During the 60's, the nation would express shock and dismay as we would see the assassination of President John F. Kennedy, his brother Robert F. Kennedy, Dr. Martin Luther King Jr, and Malcolm X. One of the most chilling mass murders in the history of the country would also make headlines as Charles Manson, along with his "family" would murder 27 people in an attempt to incite what he felt was imminent helter skelter - a racial uprising of youth against the establishment.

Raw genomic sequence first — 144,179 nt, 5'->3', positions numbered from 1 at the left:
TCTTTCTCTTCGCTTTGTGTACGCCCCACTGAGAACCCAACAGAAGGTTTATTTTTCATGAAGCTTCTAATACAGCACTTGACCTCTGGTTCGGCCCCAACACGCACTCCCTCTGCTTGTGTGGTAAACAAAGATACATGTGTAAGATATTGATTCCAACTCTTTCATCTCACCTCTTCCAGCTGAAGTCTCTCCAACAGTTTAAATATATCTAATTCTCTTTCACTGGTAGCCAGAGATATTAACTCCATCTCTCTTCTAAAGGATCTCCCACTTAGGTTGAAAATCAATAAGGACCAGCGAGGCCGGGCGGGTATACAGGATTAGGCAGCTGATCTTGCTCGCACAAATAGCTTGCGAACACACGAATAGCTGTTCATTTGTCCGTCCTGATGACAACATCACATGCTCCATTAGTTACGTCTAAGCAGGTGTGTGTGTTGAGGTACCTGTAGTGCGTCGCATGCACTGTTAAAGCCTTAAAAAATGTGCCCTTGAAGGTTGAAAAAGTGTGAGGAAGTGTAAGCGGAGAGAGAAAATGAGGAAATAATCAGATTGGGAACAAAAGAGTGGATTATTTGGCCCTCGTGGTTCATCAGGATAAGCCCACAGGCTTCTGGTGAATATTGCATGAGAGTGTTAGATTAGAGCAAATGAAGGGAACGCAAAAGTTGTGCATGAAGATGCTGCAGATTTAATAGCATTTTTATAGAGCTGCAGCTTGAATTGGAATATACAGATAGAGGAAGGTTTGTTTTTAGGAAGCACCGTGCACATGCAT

Pop culture underwent myriad changes during this period as well. The "British Invasion" had a profound impact on music in the US, with the Dave Clark Five leading the invasion in 1964, to be followed and eclipsed by such famous British acts as the Beatles, the Rolling Stones, Chad and Jeremy, Herman's Hermits, and Petula Clark, among others. Rock music defined American culture in the 60's, with its songs depicting social unrest, the growing drug scene, free love, and youth's general disillusionment with the "establishment. " Hair, the first rock opera, debuted off-Broadway in 1967, gave America a decidedly unique view of the new counterculture with its use of drugs, profanity, nudity, interracial cast, and audience participation. Over the weekend of August 15 to August 18, 1969, 32 acts (including Janis Joplin, Jimi Hendrix, The Grateful Dead, Jefferson Airplane, Arlo Guthrie, and Joan Baez) would perform in front of 500,000 concert goers on a 600-acre dairy farm in Bethel, New York. Woodstock, as this "hippie-fest" would come to be known, with its theme of "sex, drugs, and rock and roll" would be considered one of the most pivotal points in popular music history.